A Senior Nurse at Shaare Zedek Medical Center in Jerusalem recently spoke about the challenges and hope in the Israeli Field Hospital located in Ukraine.
In recent days, Miriam Dreyer, Nursing Director in the Pediatric Nephrology Unit at Shaare Zedek Medical Center has been running the Pediatric Emergency Service in the Israeli Field Hospital currently working on the ground in Western Ukraine. She describes her experiences in this role as both challenging, and inspiring.
Dreyer has a very personal connection to the war, as her sister lived in the city of Donetsk—in the country’s eastern region—and had been forced to flee with her family to Austria when the war began. When Israel’s medical missions began to make their way into the affected areas, Miriam began planning to join them, despite warnings from her sister of the escalating dangers. Early in April, when Shaare Zedek received a request for personnel to help support the “Kochav Meir” Israeli field hospital, Miriam knew that this was an opportunity she couldn’t turn her back on. Days later, after receiving some dedicated training that would be relevant in the field hospital setting, she was on the ground in Ukraine.
“When my sister heard that I was here on the front, she was very worried but I reassured her I was in good hands and equipped with a helmet and flak jacket,” Miriam says. “After several days of training via the Health Ministry, I was pleased to be appointed to direct the pediatric emergency department which is a real honor.” Every day, the department she directs open at 8:00 and there are already people waiting outside the door. She says they treat dozens of children of all ages every day amidst difficult weather conditions. “You can imagine large numbers of people waiting in stormy cold weather and we work actively to reduce the waiting times and get them the care they need as quickly as possible.”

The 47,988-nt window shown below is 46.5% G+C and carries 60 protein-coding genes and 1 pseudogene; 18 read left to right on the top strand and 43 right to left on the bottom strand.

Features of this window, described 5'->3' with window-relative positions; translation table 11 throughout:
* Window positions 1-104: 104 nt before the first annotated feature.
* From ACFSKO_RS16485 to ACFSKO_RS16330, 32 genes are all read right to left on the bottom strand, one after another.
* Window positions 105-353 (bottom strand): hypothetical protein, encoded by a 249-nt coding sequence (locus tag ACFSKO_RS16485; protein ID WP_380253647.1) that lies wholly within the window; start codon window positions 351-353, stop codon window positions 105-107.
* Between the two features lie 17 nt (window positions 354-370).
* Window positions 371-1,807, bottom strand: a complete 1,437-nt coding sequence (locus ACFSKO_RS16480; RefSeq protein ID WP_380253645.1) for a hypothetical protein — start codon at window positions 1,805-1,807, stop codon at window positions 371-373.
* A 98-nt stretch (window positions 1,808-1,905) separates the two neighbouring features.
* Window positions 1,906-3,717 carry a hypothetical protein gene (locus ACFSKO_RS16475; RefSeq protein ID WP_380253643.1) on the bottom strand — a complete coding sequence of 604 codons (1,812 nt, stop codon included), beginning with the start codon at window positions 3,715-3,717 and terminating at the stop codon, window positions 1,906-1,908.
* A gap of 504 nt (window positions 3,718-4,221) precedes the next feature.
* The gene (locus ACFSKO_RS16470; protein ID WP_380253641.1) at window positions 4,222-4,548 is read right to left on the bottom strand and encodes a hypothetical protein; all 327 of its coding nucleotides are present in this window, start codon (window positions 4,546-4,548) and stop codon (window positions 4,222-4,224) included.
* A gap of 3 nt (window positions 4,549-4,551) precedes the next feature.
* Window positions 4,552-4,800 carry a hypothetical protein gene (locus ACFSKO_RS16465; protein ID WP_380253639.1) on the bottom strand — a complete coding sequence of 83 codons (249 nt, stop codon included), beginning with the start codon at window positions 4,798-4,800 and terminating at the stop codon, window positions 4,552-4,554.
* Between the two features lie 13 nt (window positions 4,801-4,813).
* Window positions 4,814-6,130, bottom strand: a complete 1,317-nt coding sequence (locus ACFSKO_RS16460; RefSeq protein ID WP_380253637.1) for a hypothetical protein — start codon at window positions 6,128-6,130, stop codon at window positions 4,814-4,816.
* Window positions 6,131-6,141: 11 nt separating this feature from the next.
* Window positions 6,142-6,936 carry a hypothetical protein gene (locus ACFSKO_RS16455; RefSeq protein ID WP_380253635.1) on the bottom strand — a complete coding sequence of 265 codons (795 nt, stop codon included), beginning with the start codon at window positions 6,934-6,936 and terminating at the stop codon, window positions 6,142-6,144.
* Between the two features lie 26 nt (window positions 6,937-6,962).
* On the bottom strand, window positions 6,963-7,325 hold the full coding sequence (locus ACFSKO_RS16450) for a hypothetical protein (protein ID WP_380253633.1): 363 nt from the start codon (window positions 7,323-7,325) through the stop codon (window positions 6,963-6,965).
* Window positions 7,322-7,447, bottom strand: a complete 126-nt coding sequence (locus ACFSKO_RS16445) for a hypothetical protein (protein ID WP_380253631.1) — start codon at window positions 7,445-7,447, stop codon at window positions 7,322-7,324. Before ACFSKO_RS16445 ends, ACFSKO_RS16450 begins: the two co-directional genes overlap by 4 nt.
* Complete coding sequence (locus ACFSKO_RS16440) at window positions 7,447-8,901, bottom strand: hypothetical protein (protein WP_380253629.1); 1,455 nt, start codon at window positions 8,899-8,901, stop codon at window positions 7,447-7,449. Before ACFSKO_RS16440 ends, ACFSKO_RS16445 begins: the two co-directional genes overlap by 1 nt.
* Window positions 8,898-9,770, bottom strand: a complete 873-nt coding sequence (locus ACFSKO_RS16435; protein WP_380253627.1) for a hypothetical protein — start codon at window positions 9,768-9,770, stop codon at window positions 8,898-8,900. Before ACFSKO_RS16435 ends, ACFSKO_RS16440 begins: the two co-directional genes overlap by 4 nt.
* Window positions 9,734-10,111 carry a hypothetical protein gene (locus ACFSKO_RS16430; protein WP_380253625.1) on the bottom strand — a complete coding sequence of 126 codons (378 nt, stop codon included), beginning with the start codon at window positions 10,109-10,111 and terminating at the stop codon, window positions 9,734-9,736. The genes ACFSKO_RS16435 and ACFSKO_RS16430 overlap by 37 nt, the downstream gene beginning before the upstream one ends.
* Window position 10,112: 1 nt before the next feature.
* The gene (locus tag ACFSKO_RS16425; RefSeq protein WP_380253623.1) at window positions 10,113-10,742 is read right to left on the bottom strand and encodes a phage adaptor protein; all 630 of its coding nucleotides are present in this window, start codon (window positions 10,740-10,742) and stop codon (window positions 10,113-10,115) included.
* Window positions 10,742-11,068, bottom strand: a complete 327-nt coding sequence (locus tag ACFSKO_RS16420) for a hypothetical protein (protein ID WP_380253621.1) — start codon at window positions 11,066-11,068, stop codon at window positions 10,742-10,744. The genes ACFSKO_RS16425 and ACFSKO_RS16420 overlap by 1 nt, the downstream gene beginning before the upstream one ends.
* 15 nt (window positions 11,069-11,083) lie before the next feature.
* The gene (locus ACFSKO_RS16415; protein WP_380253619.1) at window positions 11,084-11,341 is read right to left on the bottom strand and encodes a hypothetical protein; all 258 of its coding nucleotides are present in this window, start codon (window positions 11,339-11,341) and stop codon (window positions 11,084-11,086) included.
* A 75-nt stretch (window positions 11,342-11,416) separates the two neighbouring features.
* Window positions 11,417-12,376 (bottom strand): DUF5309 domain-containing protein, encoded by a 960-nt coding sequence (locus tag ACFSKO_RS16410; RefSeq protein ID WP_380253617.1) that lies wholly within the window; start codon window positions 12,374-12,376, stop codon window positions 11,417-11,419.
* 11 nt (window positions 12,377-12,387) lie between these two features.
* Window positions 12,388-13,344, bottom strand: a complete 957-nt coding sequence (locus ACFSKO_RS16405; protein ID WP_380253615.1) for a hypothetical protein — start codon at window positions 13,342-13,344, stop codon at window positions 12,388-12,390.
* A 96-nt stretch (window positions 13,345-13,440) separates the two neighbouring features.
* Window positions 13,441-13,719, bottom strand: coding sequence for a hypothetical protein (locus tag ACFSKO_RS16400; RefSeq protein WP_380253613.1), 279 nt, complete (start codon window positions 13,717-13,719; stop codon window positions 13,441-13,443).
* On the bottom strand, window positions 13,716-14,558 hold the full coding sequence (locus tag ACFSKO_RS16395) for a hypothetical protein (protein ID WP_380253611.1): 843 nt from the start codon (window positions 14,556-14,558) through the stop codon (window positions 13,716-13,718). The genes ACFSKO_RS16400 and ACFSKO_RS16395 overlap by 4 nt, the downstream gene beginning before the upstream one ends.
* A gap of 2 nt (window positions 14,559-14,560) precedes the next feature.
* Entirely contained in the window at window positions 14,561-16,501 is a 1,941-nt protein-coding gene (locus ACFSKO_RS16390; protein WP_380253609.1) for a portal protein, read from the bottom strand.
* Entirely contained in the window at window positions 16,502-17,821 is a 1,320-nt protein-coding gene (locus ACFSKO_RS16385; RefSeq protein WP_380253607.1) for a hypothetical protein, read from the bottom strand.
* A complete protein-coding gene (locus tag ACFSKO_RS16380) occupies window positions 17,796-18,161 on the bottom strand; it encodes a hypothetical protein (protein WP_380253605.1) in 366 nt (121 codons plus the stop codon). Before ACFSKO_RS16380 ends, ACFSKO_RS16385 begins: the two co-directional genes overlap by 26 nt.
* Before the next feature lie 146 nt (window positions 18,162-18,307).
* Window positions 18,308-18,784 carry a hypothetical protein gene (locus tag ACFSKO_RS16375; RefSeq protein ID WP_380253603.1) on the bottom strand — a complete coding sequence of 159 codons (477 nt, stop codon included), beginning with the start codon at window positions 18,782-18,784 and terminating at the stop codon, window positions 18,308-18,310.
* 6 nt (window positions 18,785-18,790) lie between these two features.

“The appreciation and gratitude we receive for the work we are doing gives us the strength to continue and provide the care needed for the many others who are waiting in line. Our goal is to go beyond just medical care but provide emotional support with kind words or a warm blanket or stuffed animal. These children and families are in desperate need of attention. After treating them, even if they know that they have a chronic condition that isn’t going away, we have given them patient and compassionate care and provided them with medical information they might not have had before. It’s always rewarding to watch how a child arrives all tense and withdrawn, and several minutes later they’re playing and running around. These kids are our heroes and it’s rewarding to be able to give them the care they need.”
“We have encountered people in deeply challenging emotional situations where they have been ripped away from their families by the war. Just this week, a ten-year old boy arrived with his grandmother after their family had fled from the Donbas region and the grandmother explained that the boy’s mother has been missing since the beginning of the war. Another girl came with a severe eye condition in the freezing cold and we were able to warm her up and wherever possible we are able to distribute blankets to those in need.”
“Every morning, we hear the sound of an air-raid siren and we run down into the shelters, something which happens at least two or three times each day. The sense of camaraderie that we have within our teams is critical to keep us going and that spirit of volunteerism and caring is deep within all if us. There is truly no way to describe it other than to say that this is the very best of what Israel is all about.”
The Canadian Shaare Zedek Hospital Foundation thanks Miriam, and all of our healthcare heroes, who save, deliver, and change lives.